Twitter lets users try a little of everything, or nothing at all. You keep what you like and get rid of what you don’t. Then you are free to sample even more, all with no obligation, no temporary email addresses, and no automated responses to your unsubscribe request. It’s all the information you could ever want, risk-free.
Without trying, Twitter has also become the perfect method for investors, and prospective investors, to get more information from companies they are interested in, and not just via some form letter and a book or brochure that might be several months old. Instead, continuous, updated, data can be theirs for the asking, with no phone calls, no hold-time, no waiting for mail to come, and no temporary email addresses (to avoid all those email problems).
The best part about Twitter is that when the investor’s interest in the company wanes, he need to do nothing more to stop the incoming communications from that company than click a single button.
Thus, an investor looking to make an investment in the oil industry, for example, could begin by following a dozen or more energy companies. As her research (both Twitter tweets, and otherwise) narrows her potential investment choices, she unfollows the companies that no longer interest her. This not only stops unwanted communications, but also focuses attention on those that remain.
The same process could be repeated again and again depending on the investors needs, with a high-volume investor following dozens or more companies at a time, and lower volume trader following just a handful. Either way, the list expands and contracts as needed.
Twitter Tweaks Tricks and Problems
If you can’t wait to sign up for Twitter and start tweeting your way to glory and huge performance bonuses, you need to take a deep breath and pause.
A cursory analysis will leave one worrying about potential legal and regulatory issues, of which there are many. However, that is moot if no one reads your tweets.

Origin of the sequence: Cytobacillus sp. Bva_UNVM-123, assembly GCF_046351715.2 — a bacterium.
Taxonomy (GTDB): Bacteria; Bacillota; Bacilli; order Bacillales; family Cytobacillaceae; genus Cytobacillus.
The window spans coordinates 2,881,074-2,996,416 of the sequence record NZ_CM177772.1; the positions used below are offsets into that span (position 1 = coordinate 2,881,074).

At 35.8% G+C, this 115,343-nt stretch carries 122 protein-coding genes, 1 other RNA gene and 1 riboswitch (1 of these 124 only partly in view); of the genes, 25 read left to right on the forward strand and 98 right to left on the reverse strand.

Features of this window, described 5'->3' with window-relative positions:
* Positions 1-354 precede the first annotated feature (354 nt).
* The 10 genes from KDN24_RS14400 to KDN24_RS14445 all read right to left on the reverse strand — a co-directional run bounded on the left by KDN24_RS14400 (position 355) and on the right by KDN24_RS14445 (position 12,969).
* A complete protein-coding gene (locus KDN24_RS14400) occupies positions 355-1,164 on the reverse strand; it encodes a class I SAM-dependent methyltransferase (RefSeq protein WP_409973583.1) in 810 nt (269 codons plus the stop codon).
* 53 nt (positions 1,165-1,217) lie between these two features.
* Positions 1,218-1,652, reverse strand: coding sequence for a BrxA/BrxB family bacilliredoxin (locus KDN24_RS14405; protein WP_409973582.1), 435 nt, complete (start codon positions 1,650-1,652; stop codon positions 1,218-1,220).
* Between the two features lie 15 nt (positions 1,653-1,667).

With Twitter your real concern is generating a Twitter feed of tweets which not only encourages users to follow you, but also keeps those already following you from hitting the unfollow button. Doing so is far more difficult than staying within regulatory and legal boundaries.
Otherwise, your Twitter endeavor will end up yet another way to spend time and money without acquiring a single new stockholder. Your company’s cheerleaders already own as much stock as they are going to. If your Twitter feed is nothing but a recycled list of your company’s press releases, they’ll be the only ones following, and they already read the releases.
Up Next – >Successful IR Twitter Communications
Latest posts by Brian Nelson (see all)
- Google Invites Investors Home - May 5, 2010
- Ultimate Twitter Strategy Guide and Rules for IR – Corporate Tweets and Strategy - December 8, 2009
- Complete Twitter Strategy Rules Guide for Investor Relations – Creating Official Corporate Tweets - December 3, 2009
- Avoiding Twitter Trouble – Legal and Regulatory Issues for Investor Relations - November 11, 2009
- Successful Investor Relations Communications on Twitter - November 3, 2009